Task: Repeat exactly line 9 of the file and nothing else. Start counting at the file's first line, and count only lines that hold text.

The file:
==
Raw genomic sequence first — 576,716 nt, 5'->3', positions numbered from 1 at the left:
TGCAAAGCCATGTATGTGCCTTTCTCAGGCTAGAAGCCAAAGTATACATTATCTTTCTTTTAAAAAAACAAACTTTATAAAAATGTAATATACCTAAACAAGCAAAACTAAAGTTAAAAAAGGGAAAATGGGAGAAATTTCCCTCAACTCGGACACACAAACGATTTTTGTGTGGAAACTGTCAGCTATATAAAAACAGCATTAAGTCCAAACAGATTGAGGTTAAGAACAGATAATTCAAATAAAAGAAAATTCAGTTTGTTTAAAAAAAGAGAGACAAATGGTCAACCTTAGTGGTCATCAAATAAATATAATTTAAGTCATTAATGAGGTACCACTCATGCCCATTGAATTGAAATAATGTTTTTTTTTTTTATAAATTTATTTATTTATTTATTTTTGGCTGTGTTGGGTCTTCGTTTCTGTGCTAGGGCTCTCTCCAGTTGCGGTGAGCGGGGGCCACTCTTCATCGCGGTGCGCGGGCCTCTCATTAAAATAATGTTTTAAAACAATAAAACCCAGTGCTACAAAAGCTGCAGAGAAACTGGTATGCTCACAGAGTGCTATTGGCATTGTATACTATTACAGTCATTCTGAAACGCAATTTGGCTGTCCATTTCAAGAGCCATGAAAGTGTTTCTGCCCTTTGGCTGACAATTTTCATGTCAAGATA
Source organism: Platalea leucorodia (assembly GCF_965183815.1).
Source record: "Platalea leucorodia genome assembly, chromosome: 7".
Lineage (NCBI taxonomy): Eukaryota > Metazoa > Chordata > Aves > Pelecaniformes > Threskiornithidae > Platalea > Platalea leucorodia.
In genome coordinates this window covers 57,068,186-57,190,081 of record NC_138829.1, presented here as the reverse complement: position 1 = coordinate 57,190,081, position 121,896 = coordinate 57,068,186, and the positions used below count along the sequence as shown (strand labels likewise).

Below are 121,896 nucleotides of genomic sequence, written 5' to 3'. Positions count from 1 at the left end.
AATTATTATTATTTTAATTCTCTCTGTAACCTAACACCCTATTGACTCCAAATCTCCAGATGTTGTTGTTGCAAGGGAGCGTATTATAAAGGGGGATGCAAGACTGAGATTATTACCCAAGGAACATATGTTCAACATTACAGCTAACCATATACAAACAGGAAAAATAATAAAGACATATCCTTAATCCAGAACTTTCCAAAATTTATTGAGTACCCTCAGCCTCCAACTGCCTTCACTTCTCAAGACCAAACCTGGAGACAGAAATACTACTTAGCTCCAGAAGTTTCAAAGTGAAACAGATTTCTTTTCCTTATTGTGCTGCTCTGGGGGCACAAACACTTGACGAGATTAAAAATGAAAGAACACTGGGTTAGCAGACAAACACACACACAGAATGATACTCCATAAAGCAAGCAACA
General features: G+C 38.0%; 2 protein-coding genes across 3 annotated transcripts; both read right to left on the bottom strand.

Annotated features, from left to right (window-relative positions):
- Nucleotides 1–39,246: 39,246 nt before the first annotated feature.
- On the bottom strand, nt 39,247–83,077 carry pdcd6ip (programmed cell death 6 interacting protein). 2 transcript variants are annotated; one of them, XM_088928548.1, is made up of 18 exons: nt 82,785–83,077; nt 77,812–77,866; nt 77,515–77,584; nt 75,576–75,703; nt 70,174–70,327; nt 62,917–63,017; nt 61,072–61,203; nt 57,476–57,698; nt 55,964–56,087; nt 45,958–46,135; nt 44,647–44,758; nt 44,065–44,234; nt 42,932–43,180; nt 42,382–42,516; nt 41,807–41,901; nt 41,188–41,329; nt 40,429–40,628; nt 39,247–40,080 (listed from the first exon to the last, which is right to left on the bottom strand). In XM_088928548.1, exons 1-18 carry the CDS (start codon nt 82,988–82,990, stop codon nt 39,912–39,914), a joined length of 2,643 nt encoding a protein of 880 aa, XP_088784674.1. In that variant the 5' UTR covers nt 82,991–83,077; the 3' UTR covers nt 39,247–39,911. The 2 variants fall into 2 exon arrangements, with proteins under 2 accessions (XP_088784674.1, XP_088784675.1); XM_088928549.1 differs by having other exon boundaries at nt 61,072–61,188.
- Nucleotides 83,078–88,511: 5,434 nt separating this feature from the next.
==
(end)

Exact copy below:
General features: G+C 38.0%; 2 protein-coding genes across 3 annotated transcripts; both read right to left on the bottom strand.